Akram Khan's ''Creature'' Film Review

Thrilling and all-consuming, the combination of cinema and ballet proves a mesmerizing fusion of two very different mediums. 

Sensual and haunting, Creature is ballet in the extreme. Filmed by Oscar-winning film director, Asif Kapadia (Amy, Senna), and produced and choreographed by the celebrated ballet dancer and choreographer, Akram Khan, it has a distinctly cinematic feel and makes for powerful and, at times, unsettling viewing.  

First performed in 2021 at Sadlers Wells by the English National Ballet (ENB) – who also commissioned the work – it is Khan’s third collaboration with the company. Filmed in only two weeks it is set in a dystopian, apocalyptic interior that could be an arctic research station where we are introduced to a “human creature” undergoing forensic observation and experimentation to help advance humanity’s space race.

Thrilling and all-consuming, the combination of cinema and ballet proves a mesmerizing fusion of two very different mediums.  Serendipitous too, that Kapadia and Khan, who have known one another for twenty years, managed to collaborate in this way.  Khan’s previous partnerships include French actress Juliette Binoche, dancer Sylvie Guillem and Kylie Minogue.  Finding common ground in their South Asian British backgrounds, (Indian and Bangladeshi) both creatives share an interest in their ethnic mythological history and storytelling.

Henry IV

Trailer for Akram Khan’s Creature 

An intense closeup of Creature’s slightly pulsating hunched back – a fleshy vision viewers may mistake for the surface of the moon – sets the tone.  The Creature’s body remains taught; stationary and tense one minute, writhing and whirling the next as he punches and pushes the air with a sense of urgency and desperation.  We follow our protagonist as he falls in love, fights against his captors, and tries to make sense of his surroundings.  The eerie atmosphere is laden with innuendo complemented by Vincenzo Lamagna’s brilliantly atmospheric slightly tortuous, scratchy, monotone musical accompaniment.  Is this in fact Armageddon or a taste of the future? Menacing pre-recorded messages play on a loop. One from President Nixon celebrating the moon landing in 1969 is poignant in its repetition, “This has to be the proudest day of our lives. Because of what you have done the heavens have become a part of man’s world.”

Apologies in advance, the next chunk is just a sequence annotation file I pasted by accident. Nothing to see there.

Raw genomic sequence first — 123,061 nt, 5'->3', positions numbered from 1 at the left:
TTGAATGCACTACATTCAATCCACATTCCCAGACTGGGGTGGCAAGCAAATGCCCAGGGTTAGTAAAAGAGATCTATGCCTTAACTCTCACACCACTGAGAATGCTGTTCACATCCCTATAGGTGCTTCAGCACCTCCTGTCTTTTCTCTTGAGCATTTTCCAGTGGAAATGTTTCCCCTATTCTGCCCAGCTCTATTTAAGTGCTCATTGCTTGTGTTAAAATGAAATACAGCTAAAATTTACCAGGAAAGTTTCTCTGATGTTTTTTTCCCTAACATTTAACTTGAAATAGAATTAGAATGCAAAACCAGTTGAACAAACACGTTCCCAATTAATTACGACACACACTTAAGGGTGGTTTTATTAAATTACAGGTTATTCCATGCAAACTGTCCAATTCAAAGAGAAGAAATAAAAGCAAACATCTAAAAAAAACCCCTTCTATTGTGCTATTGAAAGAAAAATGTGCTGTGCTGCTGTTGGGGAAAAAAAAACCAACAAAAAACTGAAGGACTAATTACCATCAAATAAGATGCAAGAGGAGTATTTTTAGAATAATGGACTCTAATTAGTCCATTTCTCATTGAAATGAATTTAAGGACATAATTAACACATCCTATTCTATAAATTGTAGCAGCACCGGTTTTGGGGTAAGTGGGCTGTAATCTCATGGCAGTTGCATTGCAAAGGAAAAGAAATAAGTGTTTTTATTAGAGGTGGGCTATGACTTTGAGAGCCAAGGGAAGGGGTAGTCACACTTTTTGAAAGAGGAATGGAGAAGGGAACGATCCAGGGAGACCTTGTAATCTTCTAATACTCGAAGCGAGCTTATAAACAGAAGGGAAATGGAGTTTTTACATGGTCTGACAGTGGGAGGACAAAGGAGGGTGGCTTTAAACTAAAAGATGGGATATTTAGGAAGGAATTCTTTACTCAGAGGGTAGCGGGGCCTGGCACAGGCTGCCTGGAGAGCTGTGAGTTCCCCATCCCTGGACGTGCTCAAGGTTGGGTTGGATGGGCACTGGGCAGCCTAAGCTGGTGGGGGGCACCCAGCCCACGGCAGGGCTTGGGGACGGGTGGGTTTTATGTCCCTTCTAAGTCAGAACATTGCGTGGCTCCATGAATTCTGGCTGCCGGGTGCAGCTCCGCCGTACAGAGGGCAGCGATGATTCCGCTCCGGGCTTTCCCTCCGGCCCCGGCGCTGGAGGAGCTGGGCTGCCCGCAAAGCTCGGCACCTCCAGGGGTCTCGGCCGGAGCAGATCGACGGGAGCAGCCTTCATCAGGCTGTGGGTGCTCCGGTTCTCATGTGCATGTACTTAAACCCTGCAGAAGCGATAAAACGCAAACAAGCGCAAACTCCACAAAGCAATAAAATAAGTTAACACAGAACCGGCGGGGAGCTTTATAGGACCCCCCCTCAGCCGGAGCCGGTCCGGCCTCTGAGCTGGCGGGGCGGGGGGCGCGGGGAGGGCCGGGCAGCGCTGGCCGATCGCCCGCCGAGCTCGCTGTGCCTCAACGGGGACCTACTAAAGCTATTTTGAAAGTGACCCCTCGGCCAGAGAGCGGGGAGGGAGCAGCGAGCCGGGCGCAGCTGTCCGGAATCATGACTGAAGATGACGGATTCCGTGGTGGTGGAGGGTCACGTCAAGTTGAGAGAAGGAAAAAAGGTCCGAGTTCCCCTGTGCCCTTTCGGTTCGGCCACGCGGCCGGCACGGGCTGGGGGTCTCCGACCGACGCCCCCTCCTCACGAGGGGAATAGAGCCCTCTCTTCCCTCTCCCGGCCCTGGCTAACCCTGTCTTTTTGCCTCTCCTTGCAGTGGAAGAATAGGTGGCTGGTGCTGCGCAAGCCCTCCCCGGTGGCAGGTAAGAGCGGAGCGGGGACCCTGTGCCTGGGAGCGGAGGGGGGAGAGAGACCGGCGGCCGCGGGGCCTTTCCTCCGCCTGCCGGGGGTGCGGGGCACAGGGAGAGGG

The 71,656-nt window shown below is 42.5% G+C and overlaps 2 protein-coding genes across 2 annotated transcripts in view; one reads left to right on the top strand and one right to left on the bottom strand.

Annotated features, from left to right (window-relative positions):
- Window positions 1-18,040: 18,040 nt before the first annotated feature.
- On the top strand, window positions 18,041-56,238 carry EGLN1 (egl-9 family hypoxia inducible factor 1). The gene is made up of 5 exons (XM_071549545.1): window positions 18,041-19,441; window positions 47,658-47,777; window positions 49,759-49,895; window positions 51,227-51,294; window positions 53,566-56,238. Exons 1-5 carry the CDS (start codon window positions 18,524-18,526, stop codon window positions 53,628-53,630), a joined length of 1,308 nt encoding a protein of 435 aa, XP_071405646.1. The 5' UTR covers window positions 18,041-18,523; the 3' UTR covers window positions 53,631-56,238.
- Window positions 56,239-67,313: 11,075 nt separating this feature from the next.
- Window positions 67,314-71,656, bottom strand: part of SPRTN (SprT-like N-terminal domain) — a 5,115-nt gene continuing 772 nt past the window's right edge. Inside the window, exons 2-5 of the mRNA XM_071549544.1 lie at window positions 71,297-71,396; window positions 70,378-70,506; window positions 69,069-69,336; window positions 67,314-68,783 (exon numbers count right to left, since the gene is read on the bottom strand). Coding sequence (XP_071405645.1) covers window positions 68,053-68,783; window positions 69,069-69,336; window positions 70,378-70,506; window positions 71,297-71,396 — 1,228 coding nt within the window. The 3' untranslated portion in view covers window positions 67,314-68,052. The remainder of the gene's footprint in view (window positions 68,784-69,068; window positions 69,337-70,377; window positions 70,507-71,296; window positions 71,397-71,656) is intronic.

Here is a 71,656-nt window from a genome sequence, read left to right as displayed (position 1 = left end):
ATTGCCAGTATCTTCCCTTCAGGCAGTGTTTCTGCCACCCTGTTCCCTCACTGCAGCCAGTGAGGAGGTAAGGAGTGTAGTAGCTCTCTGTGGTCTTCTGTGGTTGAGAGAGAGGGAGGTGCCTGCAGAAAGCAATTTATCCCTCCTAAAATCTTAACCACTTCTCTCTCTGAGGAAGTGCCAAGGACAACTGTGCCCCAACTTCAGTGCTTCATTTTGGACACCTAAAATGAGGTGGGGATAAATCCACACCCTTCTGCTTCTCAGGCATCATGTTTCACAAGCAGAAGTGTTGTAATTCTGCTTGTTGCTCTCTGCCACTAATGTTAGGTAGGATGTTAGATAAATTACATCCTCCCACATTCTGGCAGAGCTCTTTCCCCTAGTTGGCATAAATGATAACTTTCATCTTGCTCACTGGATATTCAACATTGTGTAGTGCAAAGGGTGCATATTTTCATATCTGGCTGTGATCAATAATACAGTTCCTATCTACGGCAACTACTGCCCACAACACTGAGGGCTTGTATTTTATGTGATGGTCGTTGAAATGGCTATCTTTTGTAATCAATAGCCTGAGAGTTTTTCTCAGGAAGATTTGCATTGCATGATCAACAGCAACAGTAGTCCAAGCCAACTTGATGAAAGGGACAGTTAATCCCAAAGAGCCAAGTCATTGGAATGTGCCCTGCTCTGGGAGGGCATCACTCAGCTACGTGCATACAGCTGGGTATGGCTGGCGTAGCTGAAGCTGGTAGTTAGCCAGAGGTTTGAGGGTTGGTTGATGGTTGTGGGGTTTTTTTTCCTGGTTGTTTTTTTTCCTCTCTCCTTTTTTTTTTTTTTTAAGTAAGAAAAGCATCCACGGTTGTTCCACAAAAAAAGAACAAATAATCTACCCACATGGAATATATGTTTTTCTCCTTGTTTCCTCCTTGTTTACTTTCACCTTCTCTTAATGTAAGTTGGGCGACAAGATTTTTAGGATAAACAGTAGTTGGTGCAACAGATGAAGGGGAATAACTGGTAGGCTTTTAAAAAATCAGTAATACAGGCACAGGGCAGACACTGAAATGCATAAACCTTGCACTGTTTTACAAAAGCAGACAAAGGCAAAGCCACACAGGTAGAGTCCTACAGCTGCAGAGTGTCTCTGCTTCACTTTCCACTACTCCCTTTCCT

From the tips of his fingers to his toes,  Jeffrey Cirio gives a soul-shattering performance of emotional aptitude as the trapped, manipulated human experiment; the perfect translator for Khan’s vigorous and masterful choreography.    Assisted by Kapadia’s observant camerawork we get to see facial expressions, beads of sweat, and silent screams close up.  Erina Takahashi as Marie and Stina Quagebeur as the psychopath doctor also give noteworthy performances.   The ballet also includes some staggering ensemble pieces.  Dancers, mostly dressed in drab, nondescript prison-inspired outfits, push and pull together in a series of awe-inspiring synchronized movements.  

Inspired by George Büchner’s, unfinished nineteenth-century play, “Woyzeck” and Mary Shelley’s “Frankenstein” it also touches on some pressing issues; man’s urge to dominate outer space, identity and belonging, exploitation of nature, and climate change for example.

Incorporated into Khan’s signature of contemporary dance is the classical Indian dance form known as “Kathak” (using stylized gestures dating back to the nomadic bards of ancient Northern India) as well as more traditional dance steps.  “Dance is the most truthful and direct way of saying things because it is the most primal. You share something without saying it in words and there is nothing more profound than that” Khan has said.

Cinematic intensity meets the beauty of ballet here in a physical and visual exploration of man’s fragility and ambition.

Join our community newsletter for the latest content and offers